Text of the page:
The Hobby Lobby Case and a Women’s Right for Insurance Benefits to Pay for Birth Control Contraceptives

Obama Care (the Affordable Health Care Act) requires health insurance provide birth control benefits. The Hobby Lobby case tells us you don’t have to if you are a closely held corporation (4 or fewer stockholders) and you have bona fide religious objections to birth control.



The decision is seen as an end run to, in effect, backdoor reproductive and privacy rights by framing the issue as a question that can be decided under the Religious Freedom Restoration Act of 1993. What has upset an entire universe of people, from women’s rights and gay and lesbian rights to, and including, civil rights advocates is the Supreme Court’s willingness to allow this obvious subterfuge.

In deciding the case, the Court agreed to look only at the Religious Freedom Restoration Act of 1993’s procedural processes. The Court went to great pains to say this case has nothing to do with abortion rights and civil rights, and that is why the Court is being attacked.  In its written decision, which is being called intellectually dishonest, the U.S. Supreme Court decided that regulations promulgated by the Department of Health and Human Services under the Patient Protection Act violated the “burdensome” test of the Religious Freedom Restoration Act.  The (RFRA) prohibits the Government from substantially burdening a person’s exercise of religion even if the burden results from a rule of general applicability unless the Government demonstrates that application of the burden to the person—(1) is in furtherance of a compelling governmental interest; and (2) is the least restrictive means of furthering that compelling governmental interest.  Because the Court found that four of the contraceptive coverages “burdened” Hobby Lobby’s right to religious expression, the Court struck the four contraceptives from the insurance of employees of Hobby Lobby.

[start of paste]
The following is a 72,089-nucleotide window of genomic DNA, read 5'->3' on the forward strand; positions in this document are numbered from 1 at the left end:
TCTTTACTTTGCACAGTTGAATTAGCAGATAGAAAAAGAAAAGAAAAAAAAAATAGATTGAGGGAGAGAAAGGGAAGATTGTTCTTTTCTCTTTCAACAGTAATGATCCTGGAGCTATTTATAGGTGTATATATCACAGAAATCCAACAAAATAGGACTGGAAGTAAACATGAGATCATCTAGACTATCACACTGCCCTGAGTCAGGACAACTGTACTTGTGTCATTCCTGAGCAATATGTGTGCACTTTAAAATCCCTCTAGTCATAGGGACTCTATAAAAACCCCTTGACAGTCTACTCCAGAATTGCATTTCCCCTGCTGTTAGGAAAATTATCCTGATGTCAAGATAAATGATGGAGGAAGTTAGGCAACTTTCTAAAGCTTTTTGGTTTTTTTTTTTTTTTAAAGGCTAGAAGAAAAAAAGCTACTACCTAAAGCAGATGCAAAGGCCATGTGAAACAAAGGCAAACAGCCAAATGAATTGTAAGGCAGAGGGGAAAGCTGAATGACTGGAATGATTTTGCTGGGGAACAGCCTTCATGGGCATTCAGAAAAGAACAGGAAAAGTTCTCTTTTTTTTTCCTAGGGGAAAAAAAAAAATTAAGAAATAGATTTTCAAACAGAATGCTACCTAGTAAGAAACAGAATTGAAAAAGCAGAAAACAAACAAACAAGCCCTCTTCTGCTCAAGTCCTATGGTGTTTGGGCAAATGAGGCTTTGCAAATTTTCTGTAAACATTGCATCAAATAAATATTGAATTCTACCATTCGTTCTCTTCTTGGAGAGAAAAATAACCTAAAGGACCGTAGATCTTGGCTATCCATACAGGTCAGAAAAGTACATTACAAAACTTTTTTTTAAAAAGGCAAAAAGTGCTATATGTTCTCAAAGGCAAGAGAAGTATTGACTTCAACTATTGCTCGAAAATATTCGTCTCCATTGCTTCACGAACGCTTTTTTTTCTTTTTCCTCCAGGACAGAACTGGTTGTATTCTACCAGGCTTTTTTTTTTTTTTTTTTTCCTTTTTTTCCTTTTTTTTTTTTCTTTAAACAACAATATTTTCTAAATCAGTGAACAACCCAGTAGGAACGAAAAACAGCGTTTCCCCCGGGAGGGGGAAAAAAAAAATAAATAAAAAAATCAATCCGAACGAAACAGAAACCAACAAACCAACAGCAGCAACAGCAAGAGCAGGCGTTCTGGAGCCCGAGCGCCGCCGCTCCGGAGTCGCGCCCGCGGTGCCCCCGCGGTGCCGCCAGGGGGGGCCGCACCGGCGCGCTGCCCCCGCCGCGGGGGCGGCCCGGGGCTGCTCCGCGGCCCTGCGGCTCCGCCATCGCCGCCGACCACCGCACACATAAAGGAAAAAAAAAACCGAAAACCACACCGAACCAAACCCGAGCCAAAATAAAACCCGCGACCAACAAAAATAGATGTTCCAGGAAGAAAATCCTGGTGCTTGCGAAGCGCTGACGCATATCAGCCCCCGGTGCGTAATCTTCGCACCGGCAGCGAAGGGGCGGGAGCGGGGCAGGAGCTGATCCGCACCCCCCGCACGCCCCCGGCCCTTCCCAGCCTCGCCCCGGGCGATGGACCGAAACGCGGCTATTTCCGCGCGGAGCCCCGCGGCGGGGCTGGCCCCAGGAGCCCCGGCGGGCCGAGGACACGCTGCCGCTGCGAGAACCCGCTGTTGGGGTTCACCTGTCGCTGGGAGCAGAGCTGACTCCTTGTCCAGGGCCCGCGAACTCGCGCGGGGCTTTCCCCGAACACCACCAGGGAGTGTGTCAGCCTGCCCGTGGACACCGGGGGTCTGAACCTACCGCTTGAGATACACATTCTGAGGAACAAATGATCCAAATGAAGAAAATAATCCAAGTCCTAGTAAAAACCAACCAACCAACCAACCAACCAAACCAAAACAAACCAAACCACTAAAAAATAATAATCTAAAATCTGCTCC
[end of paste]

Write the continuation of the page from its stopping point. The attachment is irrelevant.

The Court made great efforts to calm the waters by reminding the reader to keep in mind that this case was not a first amendment religious freedom case.  Nor, so the Court wrote, is it a privacy or a women’s rights case, an abortion rights case or a civil rights case.  The Court was clear that it was only deciding on the issue of burdensome regulations as it affects rights of payers of medical insurance to impose their own religious beliefs. Critics of the decision accuse the Court of  trying to change the relationship of government and religion with this decision.  Critics say  the legal “mechanics” is a  slight of hand by the Roberts Court.

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